The Mason City Globe-Gazette from Mason City, Iowa on March 16, 1939 · Page 8
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March 16, 1939

The Mason City Globe-Gazette from Mason City, Iowa · Page 8

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Mason City, Iowa
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Thursday, March 16, 1939
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Page 8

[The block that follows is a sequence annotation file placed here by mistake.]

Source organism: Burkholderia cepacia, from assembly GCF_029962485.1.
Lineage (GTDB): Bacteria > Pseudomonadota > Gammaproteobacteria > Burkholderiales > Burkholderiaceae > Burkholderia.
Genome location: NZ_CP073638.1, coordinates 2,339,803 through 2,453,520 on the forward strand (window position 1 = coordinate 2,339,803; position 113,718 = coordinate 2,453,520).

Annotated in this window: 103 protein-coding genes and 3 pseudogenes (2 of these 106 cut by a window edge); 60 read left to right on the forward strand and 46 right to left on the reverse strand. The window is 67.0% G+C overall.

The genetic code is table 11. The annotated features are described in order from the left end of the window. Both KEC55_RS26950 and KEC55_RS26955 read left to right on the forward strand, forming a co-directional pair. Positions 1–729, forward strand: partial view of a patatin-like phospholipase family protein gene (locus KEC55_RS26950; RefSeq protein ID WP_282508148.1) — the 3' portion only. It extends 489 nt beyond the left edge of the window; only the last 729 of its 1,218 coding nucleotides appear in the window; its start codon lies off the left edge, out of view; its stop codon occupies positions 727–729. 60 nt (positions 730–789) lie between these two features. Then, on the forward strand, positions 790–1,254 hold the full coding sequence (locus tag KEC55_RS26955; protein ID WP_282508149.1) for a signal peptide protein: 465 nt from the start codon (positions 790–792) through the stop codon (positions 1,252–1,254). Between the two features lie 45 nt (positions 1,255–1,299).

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1^ THURSDAY, MARCH 1C, 1939 MASON CITY GLOBE-GAZETTE Instruction in Cooking to Be Given "Foods of the Hour" to Be Staged in H. S. Auditorium "Foods of the Hour," a new, up- lo-the-moment cooking school, is to be presented by the Globe-Gazette for four days, beginning March 28 at the high school auditorium. Miss Ann Kingsley, home economics lecturer and demonstrator, famous throughout the country for her cooking schools and known to the readers of the Globe-Gazette from a former cooking school, has been chosen to direct the school. Her program includes scores of tasty dishes, and has been designed to illustrate the fundamental principles of cookery as well as to introduce interesting new recipes, all of which have been carefully tested in her own kitchen. Cookery Course "Foods of the Hour' has been planned to be of utmost practical value to all homemakers, beginners as well as experienced cooks. It forms a complete course in what the housewife of today needs to know in order to select and prepare food for her family most efficiently, economically, and easily. Problems of buying, correct methods of preparation, menu combinations, novel and appetizing ways of serving the food after it is cooked, are all subjects discussed and demonstrated during ·the four-day session. The important topic of "meat cookery will receive a special attention on this program. The new and better methods of roasting, braising, and stewing meats, will be demonstrated; and the correct methods for the various cuts of beef, pork, lamb and veal will be explained. Hecipes will be given for all the dishes prepared on the program, and explicit directions given, including correct temperatures and cooking time, so that the dishes can be prepared at home with no danger of failure. Like Stage Show This big new cooking school is as smartly styled as a stage show, and it is as entertaining as it is practical. Dishes are presented with real showmanship, tastefully garnished, brilliantly lighted, in the colorful "March of the Foods" which completes the program of BBY SHOW NEARS WIFE PRESERVERS When the rubber stoppers In the washtubs keep popping out, rub the stopper and the inside of the outlet with a coarse sandpaper. each day. Each demonstration is easy to follow in every detail. Besides the recipes for the dishes prepared on the program each day, recipe books will be presented to all who attend the course. These books include menu suggestions, charts showing the food value of a wide variety of foods, guides in the choice of diet for reducing or gaining weight and information about the right foods for children. Cookery Art If you want to keep up to date in your homemaking methods, if you want to prepare your meals according to the best of today's ways, you'll find "Foods of the Hour" just what you've been waiting for. You can add fo your collection of recipes for meat dishes, salads, pies, cakes, hot breads and appetizers. You'll get new ideas for entertaining. There are new dishes for luncheon or dinner parties. There are old favorites like country fried steak, and stuffed spareribs. There are the best of recipes collected from all sections of the country. Attend the opening session, and we are sure you'll let nothing keep you away on the following days. "Foods of the Hour" is the big event in the year for the homemaker. It's a dramatization of the art of cookery, presented by an expert home economist who knows what the homemaker wants In a cooking school. --o-Parent Education Group Has Meeting at Harding School Harding Parent Education group met at the school Wednesday with 23 present and during the business meeting Mrs. Lee Roberts, Mrs. Oswald Bailey and Mrs. Ted Leaman were appointed to the nominating committee. The loosing team in the membership contest had charge of the entertainment with Mrs. Floyd Wade and Mrs. Kermit Mylie as chairmen. Chinese checkers were played with the prize going to Mrs. Oscar Johnson. Lunch was served by Mrs Andrew Frelund, Mrs. Fritz Gaffri and Mrs. Ed Mott. ORDER NEXT TIME IT IS SPECIALLY MELLOWED Convention · Goers Will See Display Variety of Classes Offers Wide Range for Hobby Entries Dated so that it will coincide with the district teachers convention to be held in Mason City nexi week, the girls hobby show at th- Y. W: C. A. will be held March ·il to 25, giving visiting teachers an opportunity to see the exhibits. There will be classes for juniors, girls from 8 to 12 years, and for seniors from 13 to 18 years Ribbons will be given in each class, according to the merits of the exhibit. Nature Division In the nature division, the classifications for entries includes trees and shrubs, flowers and grasses, birds, bird houses, and bird feeding shelves, insects, shells rocks, minerals and fossils, woods soils, nature notebooks, nature spatter prints, blue prints or photographs, snowflafces, stars, Indoor gardens included potted plants and aquariums. The religious studies division includes a story cf my religion my church building, why I go to Sunday school, a famous person in church h i s t o r y , Mason City churches, famous churches, verses I have memorized, my favorite Bible stories, hymns and their stories, stories of great religious pictures, religious poems. Class for Cooks Cooks will have a place in the show with the foods division including classes for angel food, dark, light, spice and cup cakes, dropped and rolled cookies, nut and hot breads, rolls, salad dressing, preserves, pies, jellies, candies, canned goods, recipe books. In the arts and drawing section may be entered original drawings m black and white or monochrome, pencil, pen and Ink, charcoal or crayon, original work in color done in either pastels, cray- ola chalk, original water color, original oil painting, finger painting, carving in soap or wax, wood carving, clay modeling and original silhouets. Handicraft Entries Classes in the handicraft section are hooked, braided or woven rugs, basket work, book ends, butter tubs, leather work, radio benches, metal work, beaded bag= book bindings, batik or tie dye' linoleum blocks, stencils, designs, silhouets, cut paper work, celo^ phane handiwork, crepe paper craft, door stops, wall hangings painting on glass. Dolls are a popular part of the hobby show every year and this year the classes are for doll collections, dolls dressed by girls papeY dolls, doll furniture, doll houses, foreign doll collection character dolls, old fashioned dolls and scrapbooks. Creative Writing- The creative writing section includes poetry and prose which may be either exposition, description or narration. The needlecraft classes are for knitted or crocheted articles, dresses, aprons, lingerie smocks, button holes, darning and patching,, quilted, pieced or tied quilts, applique, embroidery, holders, fancy pillows, bed spreads towels and luncheon.sets. American or foreign coins may Jmimper or Jacket Globe-Gazette Peerless 15 Cent Pattern 119 West Nineteenth Street, New York City By Diana Day cu w i Q i 5 - des ]^ ed for size s 8, 10, 12, U and IB years. Style No. 3443 is designed for sizes C, 8, 10, 12 and 14 years Send 15 eac pattern ' s P rin g Fashion magazine 10 cents extra Do WHITER CLOTHES UPTO 25* HITER THAN SOAPS WASHABLE COLORS? GET YOUR LIFE TA1X. ABOUT WCK.! A SOAP THAT SOAKS aomes WHITE SO KASTMusr WORK WONDERS IN WASHERS,TOO.I CAN'T WATT TO TRY IT IN fAY MACHINE. YES-AND YCH/U.UKE NEW HIGH-TEST OXYDOLTW1CEAS WELL-WHEN YOU SEE TJORTIFnD hy a n i clc" ingredient, . OXYDOLdocs these amazinp things, in independent laboratory tests against less cfti- r bar^nd package soapj: is SAFE for washable colors, sale for fabrics and hands. . - ool soaks din loose in TO min utes. NO BOILING, NO SCRUBBING. Even tough , Vcl- Gc } s - wh j tc dothc5 *"[ *!*"* «ome clean with a fTw 1025% u-»i(erihin even well- · - -quick rubs. Hff6-TeaOXYDOL is economical, too. E^ch cup goes /^ known, advertised soaps that lack the remarkable new in- Brcdicnt High-Test Oxyiiol contains. 2) Gives up lo . up fo one-fourth again as fat 2Sr*J±bS5?^' =S5.?J?. a SS-.7E2l § up 2 0 3 (irncs longer. efficicntso^.tryT^Vodv.'^ ^ cc new //,y/r«/ Oxdot alldealcrs. ProctcrGimblc, TESTED A N D A P P R O V E D B Y G D C D H O U S E K E E P I N S I M S T I T U I E be entered in the coin collection, U. S. collection, U. S. precancels, foreign stamps, covers, air mail, blocks and Washington collections. Camping classes are miniature camp site, camp scrapbook, models of fires, out of door cooking, knots. The sports division will be a swimming exhibit. For Musicians The music section which will have a special age division will call for either piano, violin, clarinet, cello, cornet or' saxophone selections or scrapbooks on composers and compositions, American or foreign, dub and individual activities, outstanding musical events and artists, scrapbook of musical instruments, notebook depicting all musical symbols. Scrapbooks which may be entered in a special division are those of poetry, cartoons, cosmopolitan and travel, home, famous events, famous persons, baby, personal account, animal and miscellaneous. Photography, family hobbies, marionettes and puppets may be entered as may collective hobbies of dogs or other animals, historical relics, mounted buttons, mounted laces and textiles, flags, souvenirs and miscellaneous. iss Cleone Foster Weds W. S, Brummund KANAWHA--Miss Cleone Poster of Kanawha and William S Brummund, Jr., of Kanawha were married March 13 at the Methodist parsonage at Garner by the Rev. Mr. Schultz. The couple was attended by Mr. and Mrs. Bury] Thorson of Garner. Mrs. Brummund. daughter of Mr. and Mrs. Carl Foster o£ Eagle Grove, is a graduate of the Kanawha high school and since her graduation, has been employed at the E. H. Nelson market. Mr. Brummund, son of Mr nnd Mrs. Wiliiam Brummund of Kanawha, was graduated from the Kanawha high school and has been assisting his father on the farm and for the past four months has been employed at the Nelson market. The couple will make their home here. --o--Double Six Bridge Club Holds Meeting KANAWHA--The Double Six Bridge club met Friday afternoon at the home of Mrs. Harley Muhm. High score was won by Mrs. H. H. Brummond and Mrs. Walter Thoreson received the traveling prize. Substitutes at the meeting were Mrs. Walter Thoreson. Mrs. Willard Duer, Mrs. Raymond Davidson and Mrs. Archie Ames. ST. VERON1CA'S~ CIRCLE JIEETS St. Veronica's circle met Wednesday at the home of Mrs. William Cheesman, 20 Linden drive with Miss Kate Manley assisting. Following the business meeting bridge was played with high score contract prize going to Mrs. W. A. Broadbent and auction prize to Mrs. Tony Goeders. SOBEK-HAVLIK GARNER -- Miss Anna Havjik. daughter of Mr. and Mrs. Paul Havhk of Garner, and George Sobek of Gamer, son of Mr. and Mrs. Fred Sobek of Osceola, Mo., were married March 11 at the Little Brown church near Nashua by the pastor, the Rev. William Kent Attending them were Miss Mildred Havlik and John Havlik, sister and brother of the bride A family dinner was served at the home of the brides parents 20TH BIRTHDAY OF LEGION WILL BE CELEBRATED Speakers at the twentieth birthday party of the American Legion to be observed Friday evening at the Y. M. C. A. by tha Legion and Auxiliary include O J. Wardwell o f · Northwood and Mrs. J. E. McDonald. Mr. Wardwell is the district chairman of the boys' state committee. Mrs. McDonald's talk will be based on the area B. conference on rehabilitation held in Milwaukee. Dinner will be served before the program and there will be community singing. MARRIAGE LICENSES ISSUED TO COUPLES GARNER -- Marriage licenses were issued here for William Brummund, 22, and Cleone Foster, 21, both of Kanawha, and Gerald Schwabauer, 23, Woonsocket S Dak., and Maxine Hodson, IB, For- --o-- IUARKIAGE LICENSES ISSUED AT OSAGE OSAGE--Licenses have been issued here to Kenneth J. Keating, 21, Wmstad, Minn., and Delvina Kovatavich, 20, Ironton, Minn · Donald R. Richardson, 24, and Eleanor J. Powers, 23, St. Paul- August Krumm, legal. Kensett' and Anna Theurer, legal, Rudd. --o-- FUTNAM-KROUSE ROCKFORD -- Announcements have been received here of the marriage of Miss Frances Krouse daughter of Mr: and Mrs. Theodore Krouse of Anamosa, and Grant Putnam of Ottawa, 111., which took place at Anamosa March 4. Mrs. Putnam was a member of the public school faculty for a number of years leaving here last spring and Mr. Putnam was employed by the First State bank for a number of years. They will be at home at Ottawa. Play to Be Presented at Meeting Report on Spring Little Theater Show to Be Heard Members of the Mason City Little Theater will meet Friday evening at 8 o'clock in the P. G. and E. auditorium and a play "Winning Ways," will be staged by a group of seventh grade girls under the direction of Miss Frances Rae Collins. In the cast are Susan Grimsley, Catherine Pauley, Shirley Leaman, Renee Reed and Maxine Suther- TRYOUTS Ti-youts for the forthcoming production of ' : The Last of Mrs Cheyney" will be held Sunday afternoon at 3 o'clock and Monday evening at 7:30 o'clock at the Y. W. C. A., according to Mrs. E. E. Hunter who will direct. The playbooks have arrived and are at the library for those who are interested in reading the play 'before trying out. land. The play has been prepared for presentation over KGLO and also at the Lincoln school. In addition to the program, a business meeting will be held. Mrs. S. S. Hunter who will direct the next Little Theater play will discuss plans being made for the production. Reports on the play, '-The Late Christopher Bean," which was given March 2 will be presented. --o-Marriage Licenses Issued to Couples N O R T H W O OD -- Frederick Hickahy, Minneapolis, and Ethel Hai-moen, Carver, Minn., have been licensed to wed as have Woodrow Witham and Emma Lang, St. Paul; Joseph Hay and Mary Fitzgerald, Minneapolis; James F. Ashton and Bernice Berge, Austin; Everett Norman and Inez Duncom. addresses not recorded; James Rasmussen and Lila Nelson, Albert Lea; Edwin Brandon and Norma A. Berg St. Paul. Valentine Palmei- and Helen O'Brien, Minneapolis; Ray R. Ziemann and Eunice E. Simons, St. Paul; Hayder Songle and Neva Ortlip, Minneapolis; Carl C. Carlson and Bernice C. Johnson. Minneapolis; Herbert R. Benjamin and Bernice D. Barker, addresses not recorded; Robert L. Burns and Marguerite M. Connelly, Mankato, Minn.: C. F. Markla and Katherine Boynton, Minneapolis: Joseph .Michael Wolkerstorfer and Frances Leave!!, St. Paul. Leonard Tiegen and Cora Bergstad, Lake Mills; Christian Wick, Mapleton, Minn., and Louise Sig- lowski. Wells, Minn.: George Pieterlainen and Jane Mortensen, Minneapolis; Ludvig 'M. Holland and Dorothy I. Swenson, Minneapolis. Bits About/Em Mrs. Margaret Coggeshall, 339 Maryland avenue southeast, has left for Des Moines where she will visit Miss Maxine Rector and attend the performance o£ the Lunts in "Amphytrion 38." * * $ Miss Ruth Bliss returned Thursday to Des Moines after a visit with her mother, Mrs. W. L. Bliss, 138 Tenth street' northwest. She- was accompanied by Miss Katherine Sheffler, 1228 Adams avenue northwest, who will spend the weekend with her. C D. A. REGENT IS MADE HONOR MEMBER FOR LIFE NEW YORK--Miss Mary C. Duffy, supreme regent of the Catholic Daughters of America, Thursday accepted an honorary life membership in the Midwest Antiquarian association, a division of Columbia museum, at Columbia college, Dubuque, The membership invitation was extended in a letter to Miss Duffy from the Most Reverend Francis J. Beckman, S. T. D., archbishop of the archdiocese of Dubuque. Mrs. Franklin D. Roosevelt is the only other woman to hold honorary life membership in the association. "While the membership of the Midwest Antiquarian association is an honor to me, it 5s a greater honor to the organization which I have the honor to represent," Miss Duffy said Thursday at the national headquarters oE the C. D. A. "With such an honor, I shall assume a full share of responsibility In the development of the association. I shall promise the best of whatever God has given me in the promotion of its manifold opportunities for culture, education and scientific advancement." The Catholic Daughters of America, with a membership of 200,000 is the largest Catholic fraternal order of women in America. It has several brances in Iowa Mrs. Harold Worley of Mason City is state president. COUPLES GRANTED LICENSES TO WED NEW HAMPTON--Trygne Melvin Eastvold, 25, Hartland, Minn and Helen Ingeborg. Fergeson 20 Manchester, Minn.; Hugh L Boyington, legal, Dows, and Betty M Lamberson, legal, Iowa Falls- Elmer Havick, 23, Harlan, and Wilma Anderson. 21, Oakland have been issued marriage licenses. --o-G. G. CLUB MEETS AT GAMBLE HOME The G. G. club met at the home of Annabel Gamble, 407 Second street northeast, with Miss Gamble presiding. A party was planned to be held at Madigans Friday evening. The next meeting will be at the home of Helen Avery. Nationwide Observance Is Planned Roy C. Helfenstein Will Be Speaker at Banquet at Y.W.C. A. Mason City business girls will participate with 93,000 business girls in 63 countries in the- annual nationwide banquet for business girls to be held Tuesday evening at 6:15 o'clock at the Y. W. C. A. The speaker of the evening will be the Rev. Roy C. Helfenstein of the Congregational church and ·his subject will be "A Background of European Tensions." Dr. Helfenstein's talk will be based on material collected on five trips abroad. Miss Esther Pagenhart and Miss Alice Harty have charge of the program, Miss Norma Hetland, the music, Miss Lois Donaldson, Miss Phyllis Olson and Miss Ruth Marshall, the tables, Miss Viola Towle, the tickets. The affair is for all business girls and women in the city. A broadcast concerning this annual nationwide observance will be given Monday evening at 6:15 o'clock by Lum and Abner. --o-THIRD GRADERS VISIT CHEAMERY Miss Lucille Lawler's third grade class from Madison school spent Wednesday morning visiting the Iowa State Brand creamery. The children observed the slicing, wrapping and packing of butter and the methods used in the manufacture and processing o£ cheese were explained. The excursion was the last in a series of three in connection with the manufacturing unit of the unit plan reading. --o-L. A. TO B. OF K. T. CONDUCTS MEETING L. A. to the B. of R. T. met at Moose hall at 7:30 o'clock "Wednesday evening with Mrs. Dick Postma in charge. Lunch was served by Mrs. Al Kirby and Mrs. Postma. COURTESY AND SATISFACTION WITH EVERY Head for Spring in a new Hat Orhets $1.00 to $5.00 Feel p r e t t i e r , look younger, in One of our delightful spring hat styles, in colors keyed to the new fashion shades. Straws, felts, suedes and ribbons. "SEE YOU TOMORROW" C R E A T E D BY B O U R J O i S N e w B u t t v r ' l v I. a c e l o p Host. Spnnj; ft ( . t i l o r s tl Laundry Information From now until May 1st we ore in a big Bendix Home Laundry demonstration contest. Every demonstration counts quota points for us, so we want to do a complete wash for you in your own home and you are under no obligation except to see how easy and perfect Bendix does the job. Also you hove a chance to win a Bendix absolutely free if you act quick. CALL 162 J. H. Marstoit T R I O - L O T I O N Cleanser · Softener · Powder Base One exquirife lotion now combines Ihe propcr- fies of three esseotiaf cosmetics -- a cleonsing cream, a softening lotion ond o fine foundation base for longer-lasting, smoother make-up. You'll enthuse over fhfs grarvd, new product thai simoiifies your quest for greater charm. iorge size 4 oz. bottle only 50c. SELF SERVICE DRUGS 103 North Federal « ,' t n